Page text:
Gabriel got his first professional gig dancing for Aaron Carter when he was 17. Since then he has worked with artists such as Janet Jackson, Mariah Carey, Beyoncé, Christina Aguilera and many more. In 2009 he got the opportunity to dance with the King of Pop, Michael Jackson, on the This Is It tour and can be seen featured in the documentary. “Step Up Revolution” marks Gabriel’s transition into the world of acting.
TheaterJones: How did you guys get involved with this project?
I auditioned for the lead role of Eddy, and I connected with the part immediately and landed the rol
Did you know a lot of the dancers that worked on the film?
Scott: Misha and I have known each other for years. He was always that young prodigy kid. I remember looking at him and thinking, “man this kid’s crazy.” But this was the first time we actually got to work together.
Gabriel: That was sort of true for a lot of us in the movie. Myself and Twitch, we have admired each other’s careers from afar, and this was the first chance we got to work together.
Misha how did it feel getting a part in this big franchise?
It was a dream come true. I danced for Michael Jackson and that was sort of the pinnacle of my dance career and it was hard for me to go back to dancing for other artists after that. I sort of hit my peak. So, I was looking for a transition and I have been doing a lot of choreography throughout the years. And I had planned on becoming an actor. My best friend is Kenny Wormald, who’s the lead in Footloose, so I watched him do it and we sorta have this relationship like ‘well, if you can do it, I can do it too!’ He inspired me, he sent me to his acting coach. and someone put a bug in my ear a few months before the audition So I started taking acting classes and I really fell in love with the role. I really connected to the part. When I read the part I was like ‘this is not Eddy, this is Misha Gabriel!’” I really felt a connection to the character Eddy and when I found out I booked the role it was like all the planets had aligned
Q: Can you tell us a little about Eddy?
“Fiery, hot-head, quick to react…I think – hopefully lovable, in a sense? [laughs] He definitely has those characteristics to him.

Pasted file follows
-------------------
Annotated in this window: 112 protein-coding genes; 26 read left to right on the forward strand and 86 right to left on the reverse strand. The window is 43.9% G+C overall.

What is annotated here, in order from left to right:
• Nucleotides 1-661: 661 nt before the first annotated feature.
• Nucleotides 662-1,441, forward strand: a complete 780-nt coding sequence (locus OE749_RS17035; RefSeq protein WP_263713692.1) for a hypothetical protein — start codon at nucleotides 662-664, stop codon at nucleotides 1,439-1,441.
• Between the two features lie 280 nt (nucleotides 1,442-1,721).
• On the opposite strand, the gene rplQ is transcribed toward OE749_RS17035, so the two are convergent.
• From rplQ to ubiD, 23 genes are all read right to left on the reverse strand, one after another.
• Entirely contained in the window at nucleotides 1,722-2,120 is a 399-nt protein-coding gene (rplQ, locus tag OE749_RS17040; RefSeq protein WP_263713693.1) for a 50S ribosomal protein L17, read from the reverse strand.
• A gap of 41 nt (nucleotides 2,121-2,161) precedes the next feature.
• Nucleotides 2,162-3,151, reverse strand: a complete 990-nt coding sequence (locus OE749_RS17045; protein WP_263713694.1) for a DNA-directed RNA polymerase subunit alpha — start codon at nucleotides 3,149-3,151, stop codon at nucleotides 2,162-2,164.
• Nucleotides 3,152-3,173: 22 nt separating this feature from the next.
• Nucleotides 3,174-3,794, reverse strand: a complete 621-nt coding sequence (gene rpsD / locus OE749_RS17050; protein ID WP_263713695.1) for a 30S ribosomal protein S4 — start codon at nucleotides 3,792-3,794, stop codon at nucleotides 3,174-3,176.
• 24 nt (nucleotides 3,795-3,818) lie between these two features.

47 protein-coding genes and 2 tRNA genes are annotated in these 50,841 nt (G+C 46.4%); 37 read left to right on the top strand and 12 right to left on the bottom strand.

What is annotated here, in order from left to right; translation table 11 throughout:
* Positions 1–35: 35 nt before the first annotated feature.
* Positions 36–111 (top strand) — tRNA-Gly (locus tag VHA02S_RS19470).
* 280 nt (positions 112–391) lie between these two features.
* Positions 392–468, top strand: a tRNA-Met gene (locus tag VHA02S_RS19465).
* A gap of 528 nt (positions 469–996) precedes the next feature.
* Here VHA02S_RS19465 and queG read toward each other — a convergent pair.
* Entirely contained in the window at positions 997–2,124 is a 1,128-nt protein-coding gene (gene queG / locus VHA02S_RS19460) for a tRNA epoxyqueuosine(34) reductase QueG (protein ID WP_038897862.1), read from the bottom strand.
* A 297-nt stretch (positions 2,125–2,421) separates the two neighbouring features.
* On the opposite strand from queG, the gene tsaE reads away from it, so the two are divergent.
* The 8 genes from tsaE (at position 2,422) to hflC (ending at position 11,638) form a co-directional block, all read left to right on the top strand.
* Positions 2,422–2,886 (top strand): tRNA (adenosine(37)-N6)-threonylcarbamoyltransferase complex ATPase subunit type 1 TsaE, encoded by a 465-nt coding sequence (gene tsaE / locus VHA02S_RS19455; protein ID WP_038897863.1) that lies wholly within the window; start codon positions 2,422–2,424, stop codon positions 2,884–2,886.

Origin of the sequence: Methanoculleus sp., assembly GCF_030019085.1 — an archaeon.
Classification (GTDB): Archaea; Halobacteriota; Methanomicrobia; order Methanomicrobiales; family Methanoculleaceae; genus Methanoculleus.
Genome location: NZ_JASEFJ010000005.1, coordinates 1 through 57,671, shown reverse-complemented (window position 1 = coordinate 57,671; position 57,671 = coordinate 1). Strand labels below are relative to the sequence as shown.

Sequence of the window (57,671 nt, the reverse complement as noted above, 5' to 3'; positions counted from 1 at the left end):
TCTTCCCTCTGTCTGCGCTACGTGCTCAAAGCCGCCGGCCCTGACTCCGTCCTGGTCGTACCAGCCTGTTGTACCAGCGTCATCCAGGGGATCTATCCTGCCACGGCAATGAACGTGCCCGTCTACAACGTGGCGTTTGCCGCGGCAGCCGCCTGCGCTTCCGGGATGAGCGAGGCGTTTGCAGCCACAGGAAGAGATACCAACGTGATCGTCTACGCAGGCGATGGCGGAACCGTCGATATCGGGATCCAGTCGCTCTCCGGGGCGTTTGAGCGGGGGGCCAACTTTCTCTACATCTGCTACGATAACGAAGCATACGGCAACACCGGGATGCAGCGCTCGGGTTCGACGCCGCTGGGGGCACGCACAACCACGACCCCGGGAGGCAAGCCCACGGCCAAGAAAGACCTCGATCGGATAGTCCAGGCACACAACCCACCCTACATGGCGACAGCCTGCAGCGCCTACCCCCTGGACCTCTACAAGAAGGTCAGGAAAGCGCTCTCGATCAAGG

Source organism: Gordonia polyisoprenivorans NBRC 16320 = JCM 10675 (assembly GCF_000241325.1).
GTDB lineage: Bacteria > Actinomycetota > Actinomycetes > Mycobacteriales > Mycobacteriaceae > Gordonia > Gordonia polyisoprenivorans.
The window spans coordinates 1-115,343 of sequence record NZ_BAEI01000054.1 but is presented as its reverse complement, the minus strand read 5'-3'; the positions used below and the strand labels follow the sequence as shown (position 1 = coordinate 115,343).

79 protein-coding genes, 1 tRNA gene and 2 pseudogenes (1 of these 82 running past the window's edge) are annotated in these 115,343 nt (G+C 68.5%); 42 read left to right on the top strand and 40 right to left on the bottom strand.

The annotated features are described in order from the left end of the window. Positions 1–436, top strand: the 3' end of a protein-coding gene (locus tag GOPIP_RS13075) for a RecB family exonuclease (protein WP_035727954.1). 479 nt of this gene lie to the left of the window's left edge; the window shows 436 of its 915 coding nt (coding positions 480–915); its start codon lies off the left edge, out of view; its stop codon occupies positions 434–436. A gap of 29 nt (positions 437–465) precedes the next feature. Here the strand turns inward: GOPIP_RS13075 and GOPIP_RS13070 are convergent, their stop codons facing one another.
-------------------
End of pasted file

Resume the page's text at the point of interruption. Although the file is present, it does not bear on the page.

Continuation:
Q: How was it shooting in Miami?
Gabriel: “It was awesome. I was born in Miami so I got to go back to my hometown. It was hot! We shot a lot outside. But it was fun, we had a great time. We’d go out as a group, as a mob, and just take over clubs out there. There was no hope for anybody else there that was trying to dance.”
Q: This movie is premiering at the Chinese Theater in Hollywood, that’s a pretty big deal for you guys. Tell me about that.
Gabriel: “It’s tomorrow, I need to get a suit! [laughs] That’s all I can think about.”
“This is my second premiere. The first premiere I went to was for Michael Jackson’s This Is It. Sort of a different feel, I wasn’t acting in that film, it was documentary footage that had been taken and turned into the movie. I’m used to dancing back up, I’m used to being behind the artist, this is the first time that I’m getting some limelight for myself…it’s surreal
Will there be a final battle in this movie?
Gabriel: No battles. Personally as a dancer I am over it and I know that the dance community is over it as well. This movie is about these underprivileged kids and their use of dance to make something of themselves. At first we use dance as a creative outlet, but as the movie goes on dancing sort of becomes an outlet for creative protest. In the finale we are not battling another dance troupe, we’re sort of revolting against something else. No spoiler alerts. It’s a different take than the other films, but I think it’s just as impactful.
Will we see other dance styles outside of the hip hop realm?
Gabriel: You will also see a lot of new dance styles in the movie. Travis Wall, a choreographer on SYTYCD who also happens to be my roommate, choreographed some contemporary pieces for the movie. It’s really cool.
Who are your biggest inspirations?
Gabriel: Michael Jackson first of all and also my mother. My mom’s a ballet teacher and she taught me everything I know about work ethic and dance. When I moved to LA there were three choreographers who played an important role in my dance career: Brian Friedman, Gil Duldulao and Marty Kudelka.
This Q&A was originally posted on TheaterJones.com.